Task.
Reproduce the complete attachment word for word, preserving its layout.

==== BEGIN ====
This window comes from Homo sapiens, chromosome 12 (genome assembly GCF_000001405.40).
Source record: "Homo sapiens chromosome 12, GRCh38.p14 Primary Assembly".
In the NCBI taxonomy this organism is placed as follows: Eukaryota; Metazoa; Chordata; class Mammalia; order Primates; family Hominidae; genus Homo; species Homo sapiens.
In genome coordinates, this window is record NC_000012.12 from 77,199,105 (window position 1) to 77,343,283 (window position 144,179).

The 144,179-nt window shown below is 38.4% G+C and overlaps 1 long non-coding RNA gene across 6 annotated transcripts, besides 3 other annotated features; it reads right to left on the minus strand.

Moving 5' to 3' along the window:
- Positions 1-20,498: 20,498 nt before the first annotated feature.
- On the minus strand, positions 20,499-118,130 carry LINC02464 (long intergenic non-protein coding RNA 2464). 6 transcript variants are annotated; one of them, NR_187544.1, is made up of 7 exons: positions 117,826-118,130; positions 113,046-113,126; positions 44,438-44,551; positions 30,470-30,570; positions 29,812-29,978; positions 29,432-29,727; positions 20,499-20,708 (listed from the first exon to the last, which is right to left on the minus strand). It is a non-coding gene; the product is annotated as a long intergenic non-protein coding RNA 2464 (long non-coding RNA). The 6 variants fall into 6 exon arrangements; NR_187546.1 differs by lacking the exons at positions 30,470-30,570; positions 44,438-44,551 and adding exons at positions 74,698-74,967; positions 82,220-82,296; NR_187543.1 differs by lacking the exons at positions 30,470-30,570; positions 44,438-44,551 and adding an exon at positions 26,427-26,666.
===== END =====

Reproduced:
This window comes from Homo sapiens, chromosome 12 (genome assembly GCF_000001405.40).
Source record: "Homo sapiens chromosome 12, GRCh38.p14 Primary Assembly".
In the NCBI taxonomy this organism is placed as follows: Eukaryota; Metazoa; Chordata; class Mammalia; order Primates; family Hominidae; genus Homo; species Homo sapiens.
In genome coordinates, this window is record NC_000012.12 from 77,199,105 (window position 1) to 77,343,283 (window position 144,179).

The 144,179-nt window shown below is 38.4% G+C and overlaps 1 long non-coding RNA gene across 6 annotated transcripts, besides 3 other annotated features; it reads right to left on the minus strand.

Moving 5' to 3' along the window:
- Positions 1-20,498: 20,498 nt before the first annotated feature.
- On the minus strand, positions 20,499-118,130 carry LINC02464 (long intergenic non-protein coding RNA 2464). 6 transcript variants are annotated; one of them, NR_187544.1, is made up of 7 exons: positions 117,826-118,130; positions 113,046-113,126; positions 44,438-44,551; positions 30,470-30,570; positions 29,812-29,978; positions 29,432-29,727; positions 20,499-20,708 (listed from the first exon to the last, which is right to left on the minus strand). It is a non-coding gene; the product is annotated as a long intergenic non-protein coding RNA 2464 (long non-coding RNA). The 6 variants fall into 6 exon arrangements; NR_187546.1 differs by lacking the exons at positions 30,470-30,570; positions 44,438-44,551 and adding exons at positions 74,698-74,967; positions 82,220-82,296; NR_187543.1 differs by lacking the exons at positions 30,470-30,570; positions 44,438-44,551 and adding an exon at positions 26,427-26,666.